Coronavirus: Former Iraq security stalwart appointed anti-pandemic supremo

Muwaffaq Al Rubaie once bragged that he pulled the trigger to hang Saddam Hussein

Muwaffaq Al Rubaie pictured in 2008, when he was Iraq’s National Security Adviser. AFP
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A neurologist turned politician has been asked to lead Iraq’s efforts to contain the coronavirus, as the government contends with spiking death tolls and mounting criticism.

Muwaffaq Al Rubaie was appointed this week as secretary of the Higher Health and National Safety Committee to Combat the Novel Coronavirus, the country’s official news agency reported.

The committee, which reports to the the prime minister, was set up at the end of March. Among its members are the ministers of health, interior and education, as well as police and military commanders, government media officials and border security.

Iraqi academic Kathim Al Miqdadi criticised the committee for being security heavy and lacking any epidemiologists or scientists who could guide it into making empirical decisions.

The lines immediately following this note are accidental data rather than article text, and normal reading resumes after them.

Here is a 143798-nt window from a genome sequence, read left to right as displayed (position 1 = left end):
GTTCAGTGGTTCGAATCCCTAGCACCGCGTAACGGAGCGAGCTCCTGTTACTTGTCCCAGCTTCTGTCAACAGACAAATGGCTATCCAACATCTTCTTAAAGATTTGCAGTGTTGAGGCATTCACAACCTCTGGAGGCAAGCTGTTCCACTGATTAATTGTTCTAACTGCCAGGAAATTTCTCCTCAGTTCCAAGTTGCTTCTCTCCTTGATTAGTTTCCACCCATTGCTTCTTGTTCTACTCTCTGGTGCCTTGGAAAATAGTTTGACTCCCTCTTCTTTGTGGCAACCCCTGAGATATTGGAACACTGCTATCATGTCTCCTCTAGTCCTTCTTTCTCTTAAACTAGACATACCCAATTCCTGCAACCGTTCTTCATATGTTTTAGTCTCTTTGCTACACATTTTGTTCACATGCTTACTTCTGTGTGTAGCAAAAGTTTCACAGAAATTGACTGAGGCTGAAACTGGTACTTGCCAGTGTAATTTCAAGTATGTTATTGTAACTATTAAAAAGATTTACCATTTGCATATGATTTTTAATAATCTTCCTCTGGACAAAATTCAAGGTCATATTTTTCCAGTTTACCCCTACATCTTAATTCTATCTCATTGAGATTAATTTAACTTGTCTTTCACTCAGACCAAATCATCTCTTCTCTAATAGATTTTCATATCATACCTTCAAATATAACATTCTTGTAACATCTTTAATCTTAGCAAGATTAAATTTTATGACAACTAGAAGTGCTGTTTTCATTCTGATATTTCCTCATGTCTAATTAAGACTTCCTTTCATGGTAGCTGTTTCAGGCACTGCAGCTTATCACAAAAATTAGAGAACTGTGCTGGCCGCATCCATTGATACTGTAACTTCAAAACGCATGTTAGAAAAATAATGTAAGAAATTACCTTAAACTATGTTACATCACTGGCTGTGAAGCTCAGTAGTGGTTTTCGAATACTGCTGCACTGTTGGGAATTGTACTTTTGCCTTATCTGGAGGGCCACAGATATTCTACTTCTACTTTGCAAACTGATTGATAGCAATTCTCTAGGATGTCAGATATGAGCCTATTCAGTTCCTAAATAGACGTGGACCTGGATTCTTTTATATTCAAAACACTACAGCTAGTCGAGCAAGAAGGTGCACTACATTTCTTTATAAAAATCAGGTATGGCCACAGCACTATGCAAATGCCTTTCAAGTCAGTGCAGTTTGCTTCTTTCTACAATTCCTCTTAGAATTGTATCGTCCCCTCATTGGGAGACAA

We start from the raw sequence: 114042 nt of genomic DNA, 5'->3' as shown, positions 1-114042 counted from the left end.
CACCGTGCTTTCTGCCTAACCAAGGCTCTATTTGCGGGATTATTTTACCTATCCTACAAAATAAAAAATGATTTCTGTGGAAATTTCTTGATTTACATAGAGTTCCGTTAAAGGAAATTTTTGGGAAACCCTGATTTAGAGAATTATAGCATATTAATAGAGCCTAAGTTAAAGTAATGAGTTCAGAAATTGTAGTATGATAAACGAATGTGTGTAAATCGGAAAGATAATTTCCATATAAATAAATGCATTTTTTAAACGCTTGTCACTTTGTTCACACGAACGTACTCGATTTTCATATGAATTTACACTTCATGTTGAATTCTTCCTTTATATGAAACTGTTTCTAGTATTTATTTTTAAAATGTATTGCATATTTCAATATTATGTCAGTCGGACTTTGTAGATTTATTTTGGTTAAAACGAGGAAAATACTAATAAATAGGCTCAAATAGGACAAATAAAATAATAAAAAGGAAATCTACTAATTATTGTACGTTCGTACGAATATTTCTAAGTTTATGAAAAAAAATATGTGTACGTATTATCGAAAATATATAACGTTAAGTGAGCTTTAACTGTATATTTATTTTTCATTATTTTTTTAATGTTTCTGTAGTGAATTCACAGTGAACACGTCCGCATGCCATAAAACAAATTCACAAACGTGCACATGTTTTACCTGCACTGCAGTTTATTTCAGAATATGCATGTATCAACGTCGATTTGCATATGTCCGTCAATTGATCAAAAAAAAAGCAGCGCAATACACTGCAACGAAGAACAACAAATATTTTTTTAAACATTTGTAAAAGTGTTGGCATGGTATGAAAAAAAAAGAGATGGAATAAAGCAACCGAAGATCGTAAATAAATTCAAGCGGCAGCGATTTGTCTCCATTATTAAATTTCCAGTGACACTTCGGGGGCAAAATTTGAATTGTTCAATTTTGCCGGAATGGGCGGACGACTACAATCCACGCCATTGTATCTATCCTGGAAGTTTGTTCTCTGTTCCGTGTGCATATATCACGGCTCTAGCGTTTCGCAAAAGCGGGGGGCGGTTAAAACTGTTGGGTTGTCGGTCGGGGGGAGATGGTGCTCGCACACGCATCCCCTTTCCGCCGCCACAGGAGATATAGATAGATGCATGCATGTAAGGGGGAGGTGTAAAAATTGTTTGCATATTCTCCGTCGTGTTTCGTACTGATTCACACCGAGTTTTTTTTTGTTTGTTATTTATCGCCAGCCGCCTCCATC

"Many members have nothing to do with virus [science], or with crisis and disaster management," Mr Al Miqdadi wrote in the Al Mada daily newspaper in April, shortly after the committee was formed.

Mr Al Rubaie is a British-educated neurologist in his early seventies. He served as Iraq’s national security adviser in the 2000s, after the fall of Saddam.

He told Vice in 2018 that he personally pushed the button to hang Saddam, with the noose now on display at his office in Baghdad.

In late 2003, Mr Al Rubaie was one of four former Iraqi opposition members whom the US military allowed to see Saddam after he was captured.

He asked the Iraqi dictator why he executed Ayatollah Mohammad Baqer Al Sadr, Iraq’s most prominent Shiite theologian, in 1980.

Saddam replied by mocking Al Sadr’s name, which means the centre, as well as the chest, according to Ahmad Chalabi, the late Iraqi politician, who was among the four.

On Tuesday, the health ministry confirmed 94 more deaths from the coronavirus, bringing the death toll in Iraq to 2,567 among 62,275 officially recorded cases.

Officials have acknowledged a severe lack of equipment and medicine are behind its seeming inability to contain or deal with the virus, as well a lack of control over movement across its borders with Syria and Iran.

Independent specialists have pointed to corruption as another significant factor in the government’s failure to contain the coronavirus, saying it has contributed to low-quality or non-existent stockpiles.


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